The short answer is no. DOS does not natively support optical drives.
For DOS to see a CDROM, you need two files on the disk:MSCDEX.EXEOakcdrom.sys
(or another CDROM driver file, it will always have the extension .SYS).
Then you need two lines in your startup files.
The AUTOEXEC.BAT file must contain the lineMSCDEX.EXE /D:mscd001 /L:%CDROM%
It may have something else after the L:
rather than %CDROM% like an actual drive letter. The line also may may begin with LH
to load the driver into high memory, but this is the basic structure.
The CONFIG.SYS file (which can be opened in Notepad, if you don't get an Edit option when you right click it select Open with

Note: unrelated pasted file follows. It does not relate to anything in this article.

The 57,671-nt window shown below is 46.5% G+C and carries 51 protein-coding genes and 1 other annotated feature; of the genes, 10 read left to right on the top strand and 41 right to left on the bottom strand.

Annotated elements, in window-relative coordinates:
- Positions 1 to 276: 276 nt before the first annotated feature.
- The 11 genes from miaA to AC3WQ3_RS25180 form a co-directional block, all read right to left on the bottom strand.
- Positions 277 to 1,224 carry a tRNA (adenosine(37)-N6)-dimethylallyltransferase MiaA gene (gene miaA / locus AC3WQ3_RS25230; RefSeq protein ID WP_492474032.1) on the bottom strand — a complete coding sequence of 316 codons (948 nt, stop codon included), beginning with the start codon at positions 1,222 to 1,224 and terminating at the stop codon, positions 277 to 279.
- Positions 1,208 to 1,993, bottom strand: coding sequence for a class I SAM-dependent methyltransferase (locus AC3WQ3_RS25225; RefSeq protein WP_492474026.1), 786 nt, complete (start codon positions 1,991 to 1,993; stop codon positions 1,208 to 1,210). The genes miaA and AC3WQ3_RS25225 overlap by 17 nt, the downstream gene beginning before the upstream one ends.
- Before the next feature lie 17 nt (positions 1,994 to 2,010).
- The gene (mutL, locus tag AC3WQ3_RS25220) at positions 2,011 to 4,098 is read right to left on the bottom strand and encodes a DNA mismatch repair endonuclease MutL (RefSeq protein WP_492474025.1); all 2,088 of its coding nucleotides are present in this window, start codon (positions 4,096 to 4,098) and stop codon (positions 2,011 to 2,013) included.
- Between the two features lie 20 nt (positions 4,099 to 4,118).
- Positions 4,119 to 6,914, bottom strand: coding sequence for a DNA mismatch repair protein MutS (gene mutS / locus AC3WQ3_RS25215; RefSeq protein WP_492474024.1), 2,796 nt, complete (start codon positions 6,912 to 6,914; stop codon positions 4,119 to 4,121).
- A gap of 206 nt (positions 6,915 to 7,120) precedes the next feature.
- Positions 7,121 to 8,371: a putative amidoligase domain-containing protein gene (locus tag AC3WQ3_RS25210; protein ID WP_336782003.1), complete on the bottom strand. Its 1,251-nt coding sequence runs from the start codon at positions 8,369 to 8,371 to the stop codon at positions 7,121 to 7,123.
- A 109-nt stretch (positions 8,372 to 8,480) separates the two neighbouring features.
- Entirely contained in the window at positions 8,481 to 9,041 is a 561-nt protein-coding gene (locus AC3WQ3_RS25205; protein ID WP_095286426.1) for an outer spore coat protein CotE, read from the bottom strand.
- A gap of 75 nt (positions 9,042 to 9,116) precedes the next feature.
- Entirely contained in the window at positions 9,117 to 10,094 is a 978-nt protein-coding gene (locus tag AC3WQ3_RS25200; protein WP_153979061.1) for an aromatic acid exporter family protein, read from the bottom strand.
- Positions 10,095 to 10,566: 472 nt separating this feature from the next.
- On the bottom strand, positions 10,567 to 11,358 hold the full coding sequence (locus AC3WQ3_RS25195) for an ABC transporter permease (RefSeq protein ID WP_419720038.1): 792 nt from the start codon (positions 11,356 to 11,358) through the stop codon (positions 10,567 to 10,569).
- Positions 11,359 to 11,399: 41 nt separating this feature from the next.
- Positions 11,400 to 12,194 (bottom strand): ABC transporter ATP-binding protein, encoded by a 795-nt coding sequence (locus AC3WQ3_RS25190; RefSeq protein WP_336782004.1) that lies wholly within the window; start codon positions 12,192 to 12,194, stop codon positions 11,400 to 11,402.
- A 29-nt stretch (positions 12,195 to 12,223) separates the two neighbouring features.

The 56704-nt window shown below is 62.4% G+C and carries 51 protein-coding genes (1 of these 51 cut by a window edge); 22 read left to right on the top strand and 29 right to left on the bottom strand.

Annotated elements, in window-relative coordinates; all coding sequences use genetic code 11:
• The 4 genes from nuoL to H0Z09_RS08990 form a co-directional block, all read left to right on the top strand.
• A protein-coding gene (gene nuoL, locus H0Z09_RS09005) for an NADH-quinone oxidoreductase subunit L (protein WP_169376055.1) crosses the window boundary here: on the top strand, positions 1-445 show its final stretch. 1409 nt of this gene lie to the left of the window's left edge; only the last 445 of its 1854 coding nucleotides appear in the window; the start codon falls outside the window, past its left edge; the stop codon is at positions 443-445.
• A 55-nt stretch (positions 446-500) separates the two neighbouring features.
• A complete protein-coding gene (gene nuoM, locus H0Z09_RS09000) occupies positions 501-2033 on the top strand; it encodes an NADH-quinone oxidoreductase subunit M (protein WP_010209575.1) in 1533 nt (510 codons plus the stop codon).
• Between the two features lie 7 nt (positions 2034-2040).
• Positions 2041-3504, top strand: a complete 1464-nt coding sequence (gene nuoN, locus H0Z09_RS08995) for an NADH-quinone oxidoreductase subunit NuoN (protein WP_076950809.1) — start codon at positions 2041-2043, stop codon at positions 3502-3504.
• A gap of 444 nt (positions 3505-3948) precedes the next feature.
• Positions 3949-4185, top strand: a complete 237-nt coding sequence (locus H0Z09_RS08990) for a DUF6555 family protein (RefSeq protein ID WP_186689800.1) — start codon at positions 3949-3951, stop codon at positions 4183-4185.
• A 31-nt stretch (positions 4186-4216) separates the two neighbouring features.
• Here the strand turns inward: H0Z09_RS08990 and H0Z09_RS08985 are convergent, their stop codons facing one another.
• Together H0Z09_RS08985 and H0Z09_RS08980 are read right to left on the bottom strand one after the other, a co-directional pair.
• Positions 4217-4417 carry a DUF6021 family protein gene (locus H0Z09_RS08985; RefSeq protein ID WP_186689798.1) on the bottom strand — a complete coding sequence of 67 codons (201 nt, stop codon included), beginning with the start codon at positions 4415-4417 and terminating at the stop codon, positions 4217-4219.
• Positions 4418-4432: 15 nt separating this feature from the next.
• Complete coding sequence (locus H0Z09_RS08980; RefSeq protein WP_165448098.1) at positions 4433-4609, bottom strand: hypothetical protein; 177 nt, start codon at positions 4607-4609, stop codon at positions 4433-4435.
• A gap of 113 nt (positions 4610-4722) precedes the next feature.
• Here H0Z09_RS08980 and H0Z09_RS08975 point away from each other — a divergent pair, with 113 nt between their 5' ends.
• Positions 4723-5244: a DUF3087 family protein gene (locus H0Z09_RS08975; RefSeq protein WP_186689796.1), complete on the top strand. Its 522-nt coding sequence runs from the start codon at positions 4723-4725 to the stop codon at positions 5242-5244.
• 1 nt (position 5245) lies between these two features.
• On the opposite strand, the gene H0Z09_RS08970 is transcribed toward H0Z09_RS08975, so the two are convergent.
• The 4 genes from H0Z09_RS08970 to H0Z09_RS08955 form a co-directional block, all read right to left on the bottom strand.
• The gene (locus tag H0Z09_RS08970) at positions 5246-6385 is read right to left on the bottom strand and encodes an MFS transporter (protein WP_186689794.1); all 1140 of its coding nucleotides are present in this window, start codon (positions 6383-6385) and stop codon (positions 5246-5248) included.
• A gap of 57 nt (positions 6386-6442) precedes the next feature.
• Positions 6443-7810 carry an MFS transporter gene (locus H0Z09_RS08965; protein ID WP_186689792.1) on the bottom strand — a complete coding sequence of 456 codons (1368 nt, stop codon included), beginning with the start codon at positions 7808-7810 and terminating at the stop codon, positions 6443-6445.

) must contain the linedevice=oakcdrom.sys /D:mscd001
I suggest you go to this webpage
and download the Windows 98 SE OEM boot disk image file. It's an .exe
, just run it on any Windows computer that has a floppy drive installed. It has all the right files on it, no muss, no fuss. I suggest you use a brand new floppy to make the boot disk. It will give you access to the CD-ROM drive from the command line.
Edited by DaveM59, 21 August 2007 - 06:45 AM.